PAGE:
The U.S. Department of Homeland Security announced yesterday that it will terminate the temporary protected status program for immigrants from El Salvador. People from El Salvador who currently have TPS are eligible to obtain an extension that will expire September 9, 2019. At that point TPS for El Salvador will officially end. Those whose only legal status at that time is TPS will be expected to leave the United States or, if eligible, to seek a more permanent solution to their immigration status. Salvadorans with TPS will need to re-register for the program and apply for employment authorization documents to be able to continue to legally work in the U.S. until Sept. 9, 2019. The registration period and procedures to apply will be announced by USCIS.
Temporary protected status provides relief to people from countries deemed to be unsafe because of natural disaster, civil war and other conditions. People who are TPS beneficiaries are not deportable, can receive work authorization, and may be eligible to travel outside of the U.S. with special permission called advance parole. Unfortunately, TPS does not provide beneficiaries with a path to lawful permanent residence or citizenship. However, people with TPS are eligible to apply for all other immigration benefits for which they can qualify; there are alternatives that may help to assist those affected by the termination of TPS, such as family based petition, waivers of inadmissibility, adjustment of status, etc. Many TPS recipients have U.S. Citizen children who are now, or who will soon turn 21 years of age. For certain persons this could make them eligible to be petitioned by their children depending on the facts of their particular case.
There are also various other programs that could be options, including U-Visas for people that are victims of crime, permanent residency due to domestic violence from a U.S. citizen or permanent resident spouse (VAWA), Parole in Place for those who have active duty or former active duty military spouse or children, and asylum. Those affected by this termination should consult with a reputable immigration attorney to explore all options. It is not necessary to wait until TPS ends to apply for any of these programs. A TPS holder can apply for permanent residency or other status at any time.
Additionally, there are other options for relief if someone is facing deportation such as cancellation of removal for those who have more than ten years consecutively in the United States and have U.S. citizen or permanent resident spouse, children, or parents that will suffer exceptional and extremely unusual hardship as a result of the deportation. In the event that someone who has TPS is unable to find a solution by September 2019, there are other ways to obtain relief if the government decides to pursue deportation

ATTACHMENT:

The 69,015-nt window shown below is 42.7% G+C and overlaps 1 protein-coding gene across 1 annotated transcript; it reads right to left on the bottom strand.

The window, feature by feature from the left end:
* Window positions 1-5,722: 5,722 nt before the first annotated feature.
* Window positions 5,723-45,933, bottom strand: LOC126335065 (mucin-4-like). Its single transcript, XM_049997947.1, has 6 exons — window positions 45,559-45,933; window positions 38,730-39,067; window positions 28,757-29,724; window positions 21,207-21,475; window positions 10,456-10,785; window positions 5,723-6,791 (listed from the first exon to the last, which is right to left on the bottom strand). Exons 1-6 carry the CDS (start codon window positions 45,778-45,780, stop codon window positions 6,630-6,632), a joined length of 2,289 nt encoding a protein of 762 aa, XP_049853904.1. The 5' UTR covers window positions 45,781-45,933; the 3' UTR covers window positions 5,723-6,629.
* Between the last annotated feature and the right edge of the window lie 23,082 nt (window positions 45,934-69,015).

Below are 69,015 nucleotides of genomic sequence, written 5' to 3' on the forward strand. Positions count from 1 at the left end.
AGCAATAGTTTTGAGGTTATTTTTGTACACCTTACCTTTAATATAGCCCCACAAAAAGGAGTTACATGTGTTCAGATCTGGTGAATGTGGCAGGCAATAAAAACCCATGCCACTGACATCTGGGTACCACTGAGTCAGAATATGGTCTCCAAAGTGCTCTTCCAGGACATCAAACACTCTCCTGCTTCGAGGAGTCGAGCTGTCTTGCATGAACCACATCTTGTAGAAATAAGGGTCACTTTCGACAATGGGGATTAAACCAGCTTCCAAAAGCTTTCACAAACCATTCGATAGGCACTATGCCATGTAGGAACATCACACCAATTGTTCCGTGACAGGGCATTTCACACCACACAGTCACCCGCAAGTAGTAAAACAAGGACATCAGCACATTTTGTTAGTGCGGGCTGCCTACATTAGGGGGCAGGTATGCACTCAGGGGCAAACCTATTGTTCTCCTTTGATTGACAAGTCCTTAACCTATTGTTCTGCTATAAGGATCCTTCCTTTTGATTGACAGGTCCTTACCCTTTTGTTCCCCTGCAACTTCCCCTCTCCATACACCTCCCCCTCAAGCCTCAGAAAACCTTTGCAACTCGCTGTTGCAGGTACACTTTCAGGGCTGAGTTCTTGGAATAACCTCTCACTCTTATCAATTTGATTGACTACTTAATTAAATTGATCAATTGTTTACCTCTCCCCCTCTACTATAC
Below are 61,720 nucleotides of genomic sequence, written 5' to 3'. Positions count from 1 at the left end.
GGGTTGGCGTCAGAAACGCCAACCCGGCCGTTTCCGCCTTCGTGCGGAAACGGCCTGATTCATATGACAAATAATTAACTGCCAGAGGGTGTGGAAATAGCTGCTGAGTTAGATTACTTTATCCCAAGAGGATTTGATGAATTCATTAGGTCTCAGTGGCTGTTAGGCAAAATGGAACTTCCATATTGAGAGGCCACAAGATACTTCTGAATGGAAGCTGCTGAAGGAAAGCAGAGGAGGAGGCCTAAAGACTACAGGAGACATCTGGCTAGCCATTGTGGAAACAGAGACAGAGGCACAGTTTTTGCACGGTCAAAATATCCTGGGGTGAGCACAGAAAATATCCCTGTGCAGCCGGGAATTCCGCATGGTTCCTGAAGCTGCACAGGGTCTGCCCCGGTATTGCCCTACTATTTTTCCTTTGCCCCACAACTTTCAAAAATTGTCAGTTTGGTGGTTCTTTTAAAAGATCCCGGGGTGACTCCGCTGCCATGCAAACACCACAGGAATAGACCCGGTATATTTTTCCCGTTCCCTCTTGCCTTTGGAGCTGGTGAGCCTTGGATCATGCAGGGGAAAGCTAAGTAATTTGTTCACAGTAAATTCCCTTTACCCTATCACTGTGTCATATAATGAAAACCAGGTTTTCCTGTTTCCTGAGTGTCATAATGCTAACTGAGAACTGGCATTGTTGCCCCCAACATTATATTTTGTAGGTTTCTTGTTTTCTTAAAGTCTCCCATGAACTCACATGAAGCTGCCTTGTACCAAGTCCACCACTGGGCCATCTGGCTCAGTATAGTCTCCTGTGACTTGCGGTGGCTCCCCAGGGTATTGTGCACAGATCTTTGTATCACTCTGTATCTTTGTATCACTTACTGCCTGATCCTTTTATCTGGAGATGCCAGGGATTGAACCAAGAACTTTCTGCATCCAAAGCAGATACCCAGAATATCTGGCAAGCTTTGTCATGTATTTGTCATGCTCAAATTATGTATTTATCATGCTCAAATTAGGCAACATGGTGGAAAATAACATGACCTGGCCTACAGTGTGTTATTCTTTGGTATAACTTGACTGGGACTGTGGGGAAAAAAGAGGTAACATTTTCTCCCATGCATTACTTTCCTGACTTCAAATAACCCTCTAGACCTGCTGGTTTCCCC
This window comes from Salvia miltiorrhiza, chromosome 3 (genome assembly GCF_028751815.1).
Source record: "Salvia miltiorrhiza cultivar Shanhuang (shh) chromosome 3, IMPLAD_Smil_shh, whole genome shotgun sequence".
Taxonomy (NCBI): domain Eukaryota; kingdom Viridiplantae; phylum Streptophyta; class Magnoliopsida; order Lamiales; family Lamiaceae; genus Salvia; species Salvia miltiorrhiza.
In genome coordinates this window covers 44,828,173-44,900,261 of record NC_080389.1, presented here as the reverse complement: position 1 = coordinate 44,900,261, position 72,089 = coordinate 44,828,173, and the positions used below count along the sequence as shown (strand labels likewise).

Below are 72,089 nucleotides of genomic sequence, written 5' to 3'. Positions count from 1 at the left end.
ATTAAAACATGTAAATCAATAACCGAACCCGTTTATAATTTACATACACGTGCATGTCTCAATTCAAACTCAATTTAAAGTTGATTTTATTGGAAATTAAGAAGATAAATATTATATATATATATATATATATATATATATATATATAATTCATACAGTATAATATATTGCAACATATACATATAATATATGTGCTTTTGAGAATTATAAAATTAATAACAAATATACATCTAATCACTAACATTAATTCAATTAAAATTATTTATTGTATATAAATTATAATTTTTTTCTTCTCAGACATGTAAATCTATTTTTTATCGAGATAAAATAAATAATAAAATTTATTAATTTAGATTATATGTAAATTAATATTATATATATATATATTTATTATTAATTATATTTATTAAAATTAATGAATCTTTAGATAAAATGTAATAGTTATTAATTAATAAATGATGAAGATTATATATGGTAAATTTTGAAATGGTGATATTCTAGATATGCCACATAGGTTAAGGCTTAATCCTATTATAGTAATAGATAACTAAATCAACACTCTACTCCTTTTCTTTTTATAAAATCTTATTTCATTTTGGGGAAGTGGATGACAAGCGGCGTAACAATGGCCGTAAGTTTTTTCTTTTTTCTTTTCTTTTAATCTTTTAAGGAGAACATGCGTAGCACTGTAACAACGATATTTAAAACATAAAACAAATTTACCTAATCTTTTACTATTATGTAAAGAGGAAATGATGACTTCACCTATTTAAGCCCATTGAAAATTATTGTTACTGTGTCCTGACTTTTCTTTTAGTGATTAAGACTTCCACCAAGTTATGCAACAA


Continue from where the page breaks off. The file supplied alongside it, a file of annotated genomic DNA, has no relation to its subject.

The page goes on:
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ABOUT THIS AUTHOR
KELLY S. O’REILLY – FOUNDING PARTNER
Kelly O’Reilly is a founding partner with Wilner & O’Reilly, APLC, and a former Immigration Officer with Citizenship and Immigration Services in Los Angeles and Orange County. With over 18 years working as an immigration attorney, he is an expert in all facets of Immigration Law and one of the best immigration attorneys serving Orange County and Riverside County. A native of Fresno, California, Mr. O’Reilly received his law degree from the University of La Verne, College of Law and his Bachelor of Science degree from Brigham Young University. A former missionary in Hong Kong, Mr. O’Reilly has a great love of Chinese culture and is conversant in Cantonese.
SEAN T. CARPENTER – MANAGING ATTORNEY – SALT LAKE CITY
Mr. Carpenter is the Managing Attorney of the Salt Lake City office of Wilner & O’Reilly. Proficient in all areas of immigration law, Mr. Carpenter currently focuses on family-based immigration, employment-based, as well as U-Visas, 601 waivers, and investment-based immigration cases. He has helped numerous people with TPS obtain lawful permanent residency through family-based petitions and other means.
Mr. Carpenter graduated from Brigham Young University with a Bachelor’s Degree in Translation, and received his law degree from Arizona State University where he graduated Magna Cum Laude. He is a fluent Spanish speaker and enjoys working with people from all across Latin America.